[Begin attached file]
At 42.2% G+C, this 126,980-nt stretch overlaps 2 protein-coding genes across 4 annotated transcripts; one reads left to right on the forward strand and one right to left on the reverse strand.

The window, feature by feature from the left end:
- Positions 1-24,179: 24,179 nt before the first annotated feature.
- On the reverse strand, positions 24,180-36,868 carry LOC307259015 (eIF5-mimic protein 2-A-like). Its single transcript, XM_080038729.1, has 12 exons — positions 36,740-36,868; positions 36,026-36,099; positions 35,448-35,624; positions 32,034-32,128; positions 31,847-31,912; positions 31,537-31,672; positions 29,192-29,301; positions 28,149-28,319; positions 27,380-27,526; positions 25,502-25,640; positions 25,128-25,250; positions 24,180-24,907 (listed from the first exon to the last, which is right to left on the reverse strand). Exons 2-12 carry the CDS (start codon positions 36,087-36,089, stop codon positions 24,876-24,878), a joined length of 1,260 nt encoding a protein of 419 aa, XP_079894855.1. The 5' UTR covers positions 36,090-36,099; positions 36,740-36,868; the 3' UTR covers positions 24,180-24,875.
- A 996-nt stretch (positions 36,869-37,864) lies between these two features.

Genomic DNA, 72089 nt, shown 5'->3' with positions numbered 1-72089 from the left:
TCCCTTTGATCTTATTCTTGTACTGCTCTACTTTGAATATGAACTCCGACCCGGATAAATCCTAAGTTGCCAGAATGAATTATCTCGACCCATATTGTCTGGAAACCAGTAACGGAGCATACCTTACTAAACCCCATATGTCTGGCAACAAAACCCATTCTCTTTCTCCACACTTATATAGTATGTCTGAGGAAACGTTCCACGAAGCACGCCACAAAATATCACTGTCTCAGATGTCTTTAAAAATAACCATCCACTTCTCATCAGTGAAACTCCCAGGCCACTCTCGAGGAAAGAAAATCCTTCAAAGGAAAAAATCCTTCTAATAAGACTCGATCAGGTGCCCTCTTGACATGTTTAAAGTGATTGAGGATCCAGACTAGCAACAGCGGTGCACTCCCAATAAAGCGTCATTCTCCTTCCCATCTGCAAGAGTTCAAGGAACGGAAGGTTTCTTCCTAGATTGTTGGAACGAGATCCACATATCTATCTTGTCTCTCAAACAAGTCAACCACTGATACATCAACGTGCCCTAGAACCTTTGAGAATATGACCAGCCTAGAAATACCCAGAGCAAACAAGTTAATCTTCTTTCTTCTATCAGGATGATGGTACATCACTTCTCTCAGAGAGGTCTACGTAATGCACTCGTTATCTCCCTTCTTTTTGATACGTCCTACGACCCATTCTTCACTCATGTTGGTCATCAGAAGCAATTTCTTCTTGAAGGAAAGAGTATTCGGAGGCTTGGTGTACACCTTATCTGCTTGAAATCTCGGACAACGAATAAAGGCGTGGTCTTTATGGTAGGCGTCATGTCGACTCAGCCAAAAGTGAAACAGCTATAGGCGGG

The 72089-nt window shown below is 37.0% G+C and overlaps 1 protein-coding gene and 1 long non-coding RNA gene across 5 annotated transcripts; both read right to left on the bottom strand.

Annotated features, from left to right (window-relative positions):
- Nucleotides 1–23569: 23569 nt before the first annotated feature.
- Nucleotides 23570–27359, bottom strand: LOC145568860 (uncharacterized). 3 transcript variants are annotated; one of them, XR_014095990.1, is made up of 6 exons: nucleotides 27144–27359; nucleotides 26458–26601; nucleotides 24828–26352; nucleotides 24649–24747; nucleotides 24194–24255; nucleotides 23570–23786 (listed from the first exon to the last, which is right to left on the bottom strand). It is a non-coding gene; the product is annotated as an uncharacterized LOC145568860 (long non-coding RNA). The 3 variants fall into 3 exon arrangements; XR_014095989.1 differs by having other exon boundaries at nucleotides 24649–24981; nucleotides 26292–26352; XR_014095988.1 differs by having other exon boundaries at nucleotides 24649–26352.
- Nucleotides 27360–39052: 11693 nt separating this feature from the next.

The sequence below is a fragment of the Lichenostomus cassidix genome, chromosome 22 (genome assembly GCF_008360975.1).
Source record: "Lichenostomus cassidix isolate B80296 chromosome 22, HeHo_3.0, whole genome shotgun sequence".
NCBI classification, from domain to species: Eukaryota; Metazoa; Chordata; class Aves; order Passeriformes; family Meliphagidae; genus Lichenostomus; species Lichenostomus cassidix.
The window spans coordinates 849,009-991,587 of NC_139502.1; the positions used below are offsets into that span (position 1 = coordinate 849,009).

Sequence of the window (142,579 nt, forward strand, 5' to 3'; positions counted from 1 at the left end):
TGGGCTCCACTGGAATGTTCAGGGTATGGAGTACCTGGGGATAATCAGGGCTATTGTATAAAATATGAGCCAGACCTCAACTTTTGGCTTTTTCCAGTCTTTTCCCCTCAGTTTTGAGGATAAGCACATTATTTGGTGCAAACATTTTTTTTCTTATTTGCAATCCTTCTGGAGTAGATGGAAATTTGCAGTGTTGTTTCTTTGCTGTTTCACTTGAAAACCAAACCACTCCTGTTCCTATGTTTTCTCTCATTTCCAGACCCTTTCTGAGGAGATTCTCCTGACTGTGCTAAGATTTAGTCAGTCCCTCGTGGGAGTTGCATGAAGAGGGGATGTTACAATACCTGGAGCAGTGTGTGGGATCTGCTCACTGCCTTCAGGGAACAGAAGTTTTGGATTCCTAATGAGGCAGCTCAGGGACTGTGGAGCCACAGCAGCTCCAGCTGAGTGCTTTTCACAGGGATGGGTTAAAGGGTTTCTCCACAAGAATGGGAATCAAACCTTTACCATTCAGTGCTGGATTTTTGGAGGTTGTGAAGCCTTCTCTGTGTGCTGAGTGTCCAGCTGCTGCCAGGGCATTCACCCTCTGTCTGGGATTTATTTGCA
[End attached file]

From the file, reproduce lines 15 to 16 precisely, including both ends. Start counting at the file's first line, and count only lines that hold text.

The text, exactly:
NCBI classification, from domain to species: Eukaryota; Metazoa; Chordata; class Aves; order Passeriformes; family Meliphagidae; genus Lichenostomus; species Lichenostomus cassidix.
The window spans coordinates 849,009-991,587 of NC_139502.1; the positions used below are offsets into that span (position 1 = coordinate 849,009).